The requirements for an individual model are:
• It is a subclass of pytc.indiv_models.ITCModel
• It defines a param_definition method with all fittable parameters as arguments. Each paramter should have a default value that is a reasonable guess for that parameter.
• Expose a dQ property that gives the heat change per shot.
More complex models might require a few additional pieces of code.
• To pass information to the model that is not present in a .DH file, define a new __init__ function that has new arguments. For example, one might define an __init__ function that takes the pH of the solution. After this information is recorded by the new __init__ function, it should then call super().__init__(...), where ... contains the normal arguments to ITCModel.__init__. See pytc/indiv_models/single_site_competitor.py as an example.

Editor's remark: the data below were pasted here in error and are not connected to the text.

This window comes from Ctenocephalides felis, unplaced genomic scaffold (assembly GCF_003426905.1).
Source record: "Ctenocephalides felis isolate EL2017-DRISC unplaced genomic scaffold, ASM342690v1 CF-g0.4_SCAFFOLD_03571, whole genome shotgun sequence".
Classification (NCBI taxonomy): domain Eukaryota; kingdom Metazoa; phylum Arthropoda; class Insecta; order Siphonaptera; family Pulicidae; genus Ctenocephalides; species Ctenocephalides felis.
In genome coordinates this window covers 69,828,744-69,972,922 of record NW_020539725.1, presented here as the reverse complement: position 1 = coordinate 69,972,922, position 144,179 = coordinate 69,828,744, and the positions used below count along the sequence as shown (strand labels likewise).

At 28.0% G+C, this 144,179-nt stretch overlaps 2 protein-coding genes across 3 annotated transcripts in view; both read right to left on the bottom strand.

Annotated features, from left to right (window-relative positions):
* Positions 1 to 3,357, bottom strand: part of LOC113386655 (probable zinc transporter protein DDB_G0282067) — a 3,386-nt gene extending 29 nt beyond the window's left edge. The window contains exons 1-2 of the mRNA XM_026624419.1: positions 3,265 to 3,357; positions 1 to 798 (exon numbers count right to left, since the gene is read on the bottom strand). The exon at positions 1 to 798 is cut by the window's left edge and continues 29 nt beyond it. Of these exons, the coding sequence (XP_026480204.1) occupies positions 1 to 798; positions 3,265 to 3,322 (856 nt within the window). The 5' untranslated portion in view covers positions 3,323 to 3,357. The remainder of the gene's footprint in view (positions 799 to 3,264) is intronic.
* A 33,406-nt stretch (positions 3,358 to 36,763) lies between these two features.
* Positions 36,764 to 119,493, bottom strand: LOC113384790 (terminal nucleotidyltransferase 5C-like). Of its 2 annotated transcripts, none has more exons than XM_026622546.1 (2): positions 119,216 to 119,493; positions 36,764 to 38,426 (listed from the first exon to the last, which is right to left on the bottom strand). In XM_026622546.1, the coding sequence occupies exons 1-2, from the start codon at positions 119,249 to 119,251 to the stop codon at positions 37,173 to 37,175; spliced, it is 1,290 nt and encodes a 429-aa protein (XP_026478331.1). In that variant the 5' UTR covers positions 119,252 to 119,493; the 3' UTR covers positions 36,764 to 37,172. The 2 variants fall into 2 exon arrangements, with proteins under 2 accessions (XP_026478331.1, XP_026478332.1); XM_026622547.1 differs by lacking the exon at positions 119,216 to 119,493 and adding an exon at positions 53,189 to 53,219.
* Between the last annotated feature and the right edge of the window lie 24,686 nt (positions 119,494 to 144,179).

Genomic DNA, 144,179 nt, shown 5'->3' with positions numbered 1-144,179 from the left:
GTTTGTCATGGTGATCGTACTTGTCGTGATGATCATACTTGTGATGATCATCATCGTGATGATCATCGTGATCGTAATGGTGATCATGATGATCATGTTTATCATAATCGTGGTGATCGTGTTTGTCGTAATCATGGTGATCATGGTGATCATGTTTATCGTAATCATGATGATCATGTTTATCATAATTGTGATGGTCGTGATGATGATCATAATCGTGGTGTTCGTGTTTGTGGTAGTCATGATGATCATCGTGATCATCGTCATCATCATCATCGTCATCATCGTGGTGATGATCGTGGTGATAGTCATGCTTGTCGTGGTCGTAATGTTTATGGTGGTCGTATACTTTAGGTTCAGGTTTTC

• To keep track of the concentration of something else in the cell besides theax titrant and stationary species, define a new __init__ function that titrates this species. See the __init__ function defined for pytc/indiv_models/single_site_competitor.py as an example.
• To construct a model with a variable number of parameters–say, a binding polynomial with $$N$$ sites–redefine _initialize_params. See the _initialize_params method defined for pytc/indiv_models/binding_polynomial.py as an example.

## Global models¶

Global models describe how binding thermodynamics should change between experiments.

A good example of this is a binding reaction that involves the gain or loss of a proton. The measured enthalpy will have a binding component and an ionization component. These can be separated by performing ITC experiments using buffers with different ionization enthalpies. Mathematically, the observed enthalpy in a buffer is:

$\Delta H_{obs,buffer} = \Delta H_{intrinsic} + \Delta H_{ionization,buffer} \times n_{proton},$

where $$\Delta H_{intrinsic}$$ is the buffer-independent binding enthalpy, $$\Delta H_{ionization,buffer}$$ is the buffer ionization enthalpy, and $$n_{proton}$$ is the number of protons gained or lost.